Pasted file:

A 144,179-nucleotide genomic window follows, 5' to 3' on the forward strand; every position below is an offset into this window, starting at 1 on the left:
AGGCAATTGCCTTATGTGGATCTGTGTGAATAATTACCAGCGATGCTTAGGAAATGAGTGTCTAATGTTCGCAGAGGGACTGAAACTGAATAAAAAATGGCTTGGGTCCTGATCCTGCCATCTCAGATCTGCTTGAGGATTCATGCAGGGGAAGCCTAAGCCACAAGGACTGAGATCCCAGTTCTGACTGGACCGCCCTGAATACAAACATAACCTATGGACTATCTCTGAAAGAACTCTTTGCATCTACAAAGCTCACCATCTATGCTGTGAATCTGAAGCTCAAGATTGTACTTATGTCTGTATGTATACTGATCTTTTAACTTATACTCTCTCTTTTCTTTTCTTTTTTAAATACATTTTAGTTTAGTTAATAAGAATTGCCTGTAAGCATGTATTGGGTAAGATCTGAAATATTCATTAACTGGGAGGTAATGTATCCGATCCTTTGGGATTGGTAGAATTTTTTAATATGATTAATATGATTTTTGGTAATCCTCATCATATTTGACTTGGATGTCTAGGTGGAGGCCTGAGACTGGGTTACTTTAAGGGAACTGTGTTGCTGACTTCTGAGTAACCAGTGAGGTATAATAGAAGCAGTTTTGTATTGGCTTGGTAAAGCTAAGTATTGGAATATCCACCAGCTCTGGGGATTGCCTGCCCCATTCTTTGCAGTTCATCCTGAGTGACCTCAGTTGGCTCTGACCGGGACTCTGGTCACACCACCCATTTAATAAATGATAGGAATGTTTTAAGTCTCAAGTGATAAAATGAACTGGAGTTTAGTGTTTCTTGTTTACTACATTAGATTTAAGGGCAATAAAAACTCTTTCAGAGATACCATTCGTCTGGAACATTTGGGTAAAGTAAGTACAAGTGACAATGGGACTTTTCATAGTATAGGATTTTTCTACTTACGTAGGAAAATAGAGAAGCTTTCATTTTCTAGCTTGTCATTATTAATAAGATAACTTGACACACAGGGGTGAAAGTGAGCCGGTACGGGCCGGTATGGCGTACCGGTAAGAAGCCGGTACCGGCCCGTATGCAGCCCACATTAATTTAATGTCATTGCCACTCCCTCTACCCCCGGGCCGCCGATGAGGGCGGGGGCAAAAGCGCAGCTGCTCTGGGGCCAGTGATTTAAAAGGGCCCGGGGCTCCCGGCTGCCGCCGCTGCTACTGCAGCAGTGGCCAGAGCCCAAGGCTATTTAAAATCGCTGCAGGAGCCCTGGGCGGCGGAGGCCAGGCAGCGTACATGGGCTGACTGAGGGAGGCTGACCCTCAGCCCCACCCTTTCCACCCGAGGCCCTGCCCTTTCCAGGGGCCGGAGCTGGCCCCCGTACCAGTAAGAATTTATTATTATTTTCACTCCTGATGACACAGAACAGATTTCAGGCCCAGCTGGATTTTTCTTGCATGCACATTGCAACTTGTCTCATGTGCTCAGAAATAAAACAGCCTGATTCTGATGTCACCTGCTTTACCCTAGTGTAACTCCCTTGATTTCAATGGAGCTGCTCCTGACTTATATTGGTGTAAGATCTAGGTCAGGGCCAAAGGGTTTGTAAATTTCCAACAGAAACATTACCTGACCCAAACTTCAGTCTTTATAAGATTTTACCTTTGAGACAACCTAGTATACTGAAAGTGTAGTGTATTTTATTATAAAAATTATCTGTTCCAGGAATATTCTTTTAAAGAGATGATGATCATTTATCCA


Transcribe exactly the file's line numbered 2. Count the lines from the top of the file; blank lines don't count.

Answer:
AGGCAATTGCCTTATGTGGATCTGTGTGAATAATTACCAGCGATGCTTAGGAAATGAGTGTCTAATGTTCGCAGAGGGACTGAAACTGAATAAAAAATGGCTTGGGTCCTGATCCTGCCATCTCAGATCTGCTTGAGGATTCATGCAGGGGAAGCCTAAGCCACAAGGACTGAGATCCCAGTTCTGACTGGACCGCCCTGAATACAAACATAACCTATGGACTATCTCTGAAAGAACTCTTTGCATCTACAAAGCTCACCATCTATGCTGTGAATCTGAAGCTCAAGATTGTACTTATGTCTGTATGTATACTGATCTTTTAACTTATACTCTCTCTTTTCTTTTCTTTTTTAAATACATTTTAGTTTAGTTAATAAGAATTGCCTGTAAGCATGTATTGGGTAAGATCTGAAATATTCATTAACTGGGAGGTAATGTATCCGATCCTTTGGGATTGGTAGAATTTTTTAATATGATTAATATGATTTTTGGTAATCCTCATCATATTTGACTTGGATGTCTAGGTGGAGGCCTGAGACTGGGTTACTTTAAGGGAACTGTGTTGCTGACTTCTGAGTAACCAGTGAGGTATAATAGAAGCAGTTTTGTATTGGCTTGGTAAAGCTAAGTATTGGAATATCCACCAGCTCTGGGGATTGCCTGCCCCATTCTTTGCAGTTCATCCTGAGTGACCTCAGTTGGCTCTGACCGGGACTCTGGTCACACCACCCATTTAATAAATGATAGGAATGTTTTAAGTCTCAAGTGATAAAATGAACTGGAGTTTAGTGTTTCTTGTTTACTACATTAGATTTAAGGGCAATAAAAACTCTTTCAGAGATACCATTCGTCTGGAACATTTGGGTAAAGTAAGTACAAGTGACAATGGGACTTTTCATAGTATAGGATTTTTCTACTTACGTAGGAAAATAGAGAAGCTTTCATTTTCTAGCTTGTCATTATTAATAAGATAACTTGACACACAGGGGTGAAAGTGAGCCGGTACGGGCCGGTATGGCGTACCGGTAAGAAGCCGGTACCGGCCCGTATGCAGCCCACATTAATTTAATGTCATTGCCACTCCCTCTACCCCCGGGCCGCCGATGAGGGCGGGGGCAAAAGCGCAGCTGCTCTGGGGCCAGTGATTTAAAAGGGCCCGGGGCTCCCGGCTGCCGCCGCTGCTACTGCAGCAGTGGCCAGAGCCCAAGGCTATTTAAAATCGCTGCAGGAGCCCTGGGCGGCGGAGGCCAGGCAGCGTACATGGGCTGACTGAGGGAGGCTGACCCTCAGCCCCACCCTTTCCACCCGAGGCCCTGCCCTTTCCAGGGGCCGGAGCTGGCCCCCGTACCAGTAAGAATTTATTATTATTTTCACTCCTGATGACACAGAACAGATTTCAGGCCCAGCTGGATTTTTCTTGCATGCACATTGCAACTTGTCTCATGTGCTCAGAAATAAAACAGCCTGATTCTGATGTCACCTGCTTTACCCTAGTGTAACTCCCTTGATTTCAATGGAGCTGCTCCTGACTTATATTGGTGTAAGATCTAGGTCAGGGCCAAAGGGTTTGTAAATTTCCAACAGAAACATTACCTGACCCAAACTTCAGTCTTTATAAGATTTTACCTTTGAGACAACCTAGTATACTGAAAGTGTAGTGTATTTTATTATAAAAATTATCTGTTCCAGGAATATTCTTTTAAAGAGATGATGATCATTTATCCA